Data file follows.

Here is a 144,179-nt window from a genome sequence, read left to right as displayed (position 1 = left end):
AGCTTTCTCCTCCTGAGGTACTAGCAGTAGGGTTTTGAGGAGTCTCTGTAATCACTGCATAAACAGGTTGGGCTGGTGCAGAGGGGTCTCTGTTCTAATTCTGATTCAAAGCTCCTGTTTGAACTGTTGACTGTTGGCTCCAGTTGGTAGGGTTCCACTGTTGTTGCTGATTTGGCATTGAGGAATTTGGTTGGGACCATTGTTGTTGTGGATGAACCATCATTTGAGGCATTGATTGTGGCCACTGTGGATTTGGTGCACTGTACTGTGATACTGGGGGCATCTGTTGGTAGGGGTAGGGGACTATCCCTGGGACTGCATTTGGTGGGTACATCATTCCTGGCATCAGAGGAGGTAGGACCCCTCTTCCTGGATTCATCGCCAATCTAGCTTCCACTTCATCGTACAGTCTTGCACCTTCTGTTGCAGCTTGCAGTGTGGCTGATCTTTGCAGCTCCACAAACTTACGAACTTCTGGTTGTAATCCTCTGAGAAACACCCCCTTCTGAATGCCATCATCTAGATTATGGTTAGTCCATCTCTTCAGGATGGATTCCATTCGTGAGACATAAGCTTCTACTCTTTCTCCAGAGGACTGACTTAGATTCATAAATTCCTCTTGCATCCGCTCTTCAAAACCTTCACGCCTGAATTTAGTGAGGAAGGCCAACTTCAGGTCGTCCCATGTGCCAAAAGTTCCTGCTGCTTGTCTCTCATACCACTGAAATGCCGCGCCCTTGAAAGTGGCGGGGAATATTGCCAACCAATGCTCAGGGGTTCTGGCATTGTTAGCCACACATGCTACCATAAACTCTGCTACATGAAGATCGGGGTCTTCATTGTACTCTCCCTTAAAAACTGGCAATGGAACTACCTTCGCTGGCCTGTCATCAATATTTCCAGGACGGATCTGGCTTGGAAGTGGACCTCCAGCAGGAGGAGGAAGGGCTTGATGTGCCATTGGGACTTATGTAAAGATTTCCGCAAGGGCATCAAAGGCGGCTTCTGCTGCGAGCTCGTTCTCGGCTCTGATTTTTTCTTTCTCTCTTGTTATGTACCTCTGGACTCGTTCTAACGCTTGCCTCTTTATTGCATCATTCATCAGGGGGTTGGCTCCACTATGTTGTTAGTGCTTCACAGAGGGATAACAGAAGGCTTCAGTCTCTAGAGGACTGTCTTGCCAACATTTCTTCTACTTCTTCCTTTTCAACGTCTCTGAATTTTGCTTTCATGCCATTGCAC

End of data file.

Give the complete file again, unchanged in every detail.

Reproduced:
Here is a 144,179-nt window from a genome sequence, read left to right as displayed (position 1 = left end):
AGCTTTCTCCTCCTGAGGTACTAGCAGTAGGGTTTTGAGGAGTCTCTGTAATCACTGCATAAACAGGTTGGGCTGGTGCAGAGGGGTCTCTGTTCTAATTCTGATTCAAAGCTCCTGTTTGAACTGTTGACTGTTGGCTCCAGTTGGTAGGGTTCCACTGTTGTTGCTGATTTGGCATTGAGGAATTTGGTTGGGACCATTGTTGTTGTGGATGAACCATCATTTGAGGCATTGATTGTGGCCACTGTGGATTTGGTGCACTGTACTGTGATACTGGGGGCATCTGTTGGTAGGGGTAGGGGACTATCCCTGGGACTGCATTTGGTGGGTACATCATTCCTGGCATCAGAGGAGGTAGGACCCCTCTTCCTGGATTCATCGCCAATCTAGCTTCCACTTCATCGTACAGTCTTGCACCTTCTGTTGCAGCTTGCAGTGTGGCTGATCTTTGCAGCTCCACAAACTTACGAACTTCTGGTTGTAATCCTCTGAGAAACACCCCCTTCTGAATGCCATCATCTAGATTATGGTTAGTCCATCTCTTCAGGATGGATTCCATTCGTGAGACATAAGCTTCTACTCTTTCTCCAGAGGACTGACTTAGATTCATAAATTCCTCTTGCATCCGCTCTTCAAAACCTTCACGCCTGAATTTAGTGAGGAAGGCCAACTTCAGGTCGTCCCATGTGCCAAAAGTTCCTGCTGCTTGTCTCTCATACCACTGAAATGCCGCGCCCTTGAAAGTGGCGGGGAATATTGCCAACCAATGCTCAGGGGTTCTGGCATTGTTAGCCACACATGCTACCATAAACTCTGCTACATGAAGATCGGGGTCTTCATTGTACTCTCCCTTAAAAACTGGCAATGGAACTACCTTCGCTGGCCTGTCATCAATATTTCCAGGACGGATCTGGCTTGGAAGTGGACCTCCAGCAGGAGGAGGAAGGGCTTGATGTGCCATTGGGACTTATGTAAAGATTTCCGCAAGGGCATCAAAGGCGGCTTCTGCTGCGAGCTCGTTCTCGGCTCTGATTTTTTCTTTCTCTCTTGTTATGTACCTCTGGACTCGTTCTAACGCTTGCCTCTTTATTGCATCATTCATCAGGGGGTTGGCTCCACTATGTTGTTAGTGCTTCACAGAGGGATAACAGAAGGCTTCAGTCTCTAGAGGACTGTCTTGCCAACATTTCTTCTACTTCTTCCTTTTCAACGTCTCTGAATTTTGCTTTCATGCCATTGCAC